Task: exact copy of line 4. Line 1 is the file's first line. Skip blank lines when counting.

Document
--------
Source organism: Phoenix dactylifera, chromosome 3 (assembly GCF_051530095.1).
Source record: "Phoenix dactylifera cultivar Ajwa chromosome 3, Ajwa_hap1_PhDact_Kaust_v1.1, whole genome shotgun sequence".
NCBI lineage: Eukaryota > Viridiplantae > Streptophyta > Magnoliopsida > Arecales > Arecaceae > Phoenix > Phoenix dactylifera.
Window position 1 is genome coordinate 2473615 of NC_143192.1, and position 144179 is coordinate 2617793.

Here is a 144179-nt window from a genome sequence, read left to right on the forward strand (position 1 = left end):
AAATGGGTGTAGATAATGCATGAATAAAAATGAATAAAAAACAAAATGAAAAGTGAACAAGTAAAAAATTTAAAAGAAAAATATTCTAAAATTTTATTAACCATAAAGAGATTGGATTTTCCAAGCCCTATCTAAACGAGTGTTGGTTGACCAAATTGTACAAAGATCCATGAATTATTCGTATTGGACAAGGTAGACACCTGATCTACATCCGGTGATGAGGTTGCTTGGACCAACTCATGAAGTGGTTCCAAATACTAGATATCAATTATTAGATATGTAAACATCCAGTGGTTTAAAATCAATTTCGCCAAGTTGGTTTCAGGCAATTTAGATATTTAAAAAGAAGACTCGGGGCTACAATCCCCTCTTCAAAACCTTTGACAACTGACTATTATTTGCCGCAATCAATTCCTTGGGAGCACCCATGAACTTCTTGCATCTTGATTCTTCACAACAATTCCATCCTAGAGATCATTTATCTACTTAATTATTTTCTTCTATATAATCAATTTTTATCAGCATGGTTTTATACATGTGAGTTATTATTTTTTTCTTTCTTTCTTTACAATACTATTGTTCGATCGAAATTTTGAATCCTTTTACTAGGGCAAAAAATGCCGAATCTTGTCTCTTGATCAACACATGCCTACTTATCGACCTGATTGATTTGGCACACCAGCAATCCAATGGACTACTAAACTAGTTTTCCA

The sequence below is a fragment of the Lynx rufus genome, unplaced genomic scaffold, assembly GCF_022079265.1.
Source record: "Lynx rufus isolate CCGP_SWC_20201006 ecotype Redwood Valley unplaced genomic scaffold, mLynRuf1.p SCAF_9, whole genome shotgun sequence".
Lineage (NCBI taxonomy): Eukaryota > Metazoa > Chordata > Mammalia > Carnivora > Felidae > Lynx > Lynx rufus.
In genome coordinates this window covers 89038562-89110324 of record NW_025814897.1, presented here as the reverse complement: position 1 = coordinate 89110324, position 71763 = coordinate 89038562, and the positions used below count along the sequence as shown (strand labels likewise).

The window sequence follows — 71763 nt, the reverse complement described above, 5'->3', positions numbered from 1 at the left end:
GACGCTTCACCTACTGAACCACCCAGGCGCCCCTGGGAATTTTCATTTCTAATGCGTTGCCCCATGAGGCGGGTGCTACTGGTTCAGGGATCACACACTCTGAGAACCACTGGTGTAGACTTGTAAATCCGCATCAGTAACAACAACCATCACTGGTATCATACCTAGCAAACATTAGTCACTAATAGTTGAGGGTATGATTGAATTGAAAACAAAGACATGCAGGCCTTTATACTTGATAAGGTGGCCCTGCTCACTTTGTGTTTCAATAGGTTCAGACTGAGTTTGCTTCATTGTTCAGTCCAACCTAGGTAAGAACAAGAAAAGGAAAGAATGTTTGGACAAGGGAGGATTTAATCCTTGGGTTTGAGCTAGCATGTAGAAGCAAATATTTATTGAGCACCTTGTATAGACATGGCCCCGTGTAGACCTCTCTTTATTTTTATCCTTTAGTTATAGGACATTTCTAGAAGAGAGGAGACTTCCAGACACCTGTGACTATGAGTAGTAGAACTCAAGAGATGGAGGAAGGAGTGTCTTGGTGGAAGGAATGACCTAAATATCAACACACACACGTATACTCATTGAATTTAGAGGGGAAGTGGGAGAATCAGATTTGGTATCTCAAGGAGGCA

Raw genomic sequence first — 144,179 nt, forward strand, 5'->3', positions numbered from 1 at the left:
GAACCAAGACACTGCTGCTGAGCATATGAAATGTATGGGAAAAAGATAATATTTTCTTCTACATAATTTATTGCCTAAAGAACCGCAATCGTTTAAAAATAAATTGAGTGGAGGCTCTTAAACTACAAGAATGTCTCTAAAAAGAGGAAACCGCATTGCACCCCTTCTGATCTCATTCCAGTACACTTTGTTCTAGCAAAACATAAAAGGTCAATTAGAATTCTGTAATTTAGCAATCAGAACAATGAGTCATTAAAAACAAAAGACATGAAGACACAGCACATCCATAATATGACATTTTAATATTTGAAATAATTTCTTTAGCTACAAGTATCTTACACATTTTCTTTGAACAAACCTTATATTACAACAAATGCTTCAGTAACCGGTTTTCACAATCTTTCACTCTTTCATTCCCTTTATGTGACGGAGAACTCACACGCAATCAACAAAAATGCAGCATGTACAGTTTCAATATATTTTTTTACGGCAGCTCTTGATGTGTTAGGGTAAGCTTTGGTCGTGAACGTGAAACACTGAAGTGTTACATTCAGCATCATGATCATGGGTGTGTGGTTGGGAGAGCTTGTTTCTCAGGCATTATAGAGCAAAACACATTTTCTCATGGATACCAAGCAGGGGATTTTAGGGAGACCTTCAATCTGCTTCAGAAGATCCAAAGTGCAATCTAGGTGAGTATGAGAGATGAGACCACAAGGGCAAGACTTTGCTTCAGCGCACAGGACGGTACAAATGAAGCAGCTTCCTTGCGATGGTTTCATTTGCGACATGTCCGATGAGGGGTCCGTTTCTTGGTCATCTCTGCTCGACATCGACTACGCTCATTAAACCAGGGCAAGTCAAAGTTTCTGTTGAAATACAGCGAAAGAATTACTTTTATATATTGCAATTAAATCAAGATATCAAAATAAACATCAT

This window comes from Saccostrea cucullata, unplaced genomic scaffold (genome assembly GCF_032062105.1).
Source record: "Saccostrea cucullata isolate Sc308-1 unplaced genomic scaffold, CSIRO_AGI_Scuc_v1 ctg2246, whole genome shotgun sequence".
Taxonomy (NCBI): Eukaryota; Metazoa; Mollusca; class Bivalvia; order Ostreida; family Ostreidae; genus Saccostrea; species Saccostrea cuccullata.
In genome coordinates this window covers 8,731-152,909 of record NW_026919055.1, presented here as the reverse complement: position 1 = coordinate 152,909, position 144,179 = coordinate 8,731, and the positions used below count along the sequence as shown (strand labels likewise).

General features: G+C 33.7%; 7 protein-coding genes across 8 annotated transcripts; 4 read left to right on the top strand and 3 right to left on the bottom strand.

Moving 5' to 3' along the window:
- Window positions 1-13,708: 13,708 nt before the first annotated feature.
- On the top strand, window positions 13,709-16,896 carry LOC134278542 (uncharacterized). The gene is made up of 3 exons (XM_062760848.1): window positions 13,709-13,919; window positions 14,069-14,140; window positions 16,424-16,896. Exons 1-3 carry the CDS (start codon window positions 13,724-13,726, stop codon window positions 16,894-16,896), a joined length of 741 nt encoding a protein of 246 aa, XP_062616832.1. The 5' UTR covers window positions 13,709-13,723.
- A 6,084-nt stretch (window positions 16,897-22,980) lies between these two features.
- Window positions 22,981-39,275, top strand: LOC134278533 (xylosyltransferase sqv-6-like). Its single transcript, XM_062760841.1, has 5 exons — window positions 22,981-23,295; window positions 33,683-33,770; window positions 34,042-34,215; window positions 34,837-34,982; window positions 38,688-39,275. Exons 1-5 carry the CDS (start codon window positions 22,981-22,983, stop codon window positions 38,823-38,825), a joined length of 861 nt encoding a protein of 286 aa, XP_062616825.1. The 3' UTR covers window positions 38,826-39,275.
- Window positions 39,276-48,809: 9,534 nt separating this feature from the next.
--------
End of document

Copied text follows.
Window position 1 is genome coordinate 2473615 of NC_143192.1, and position 144179 is coordinate 2617793.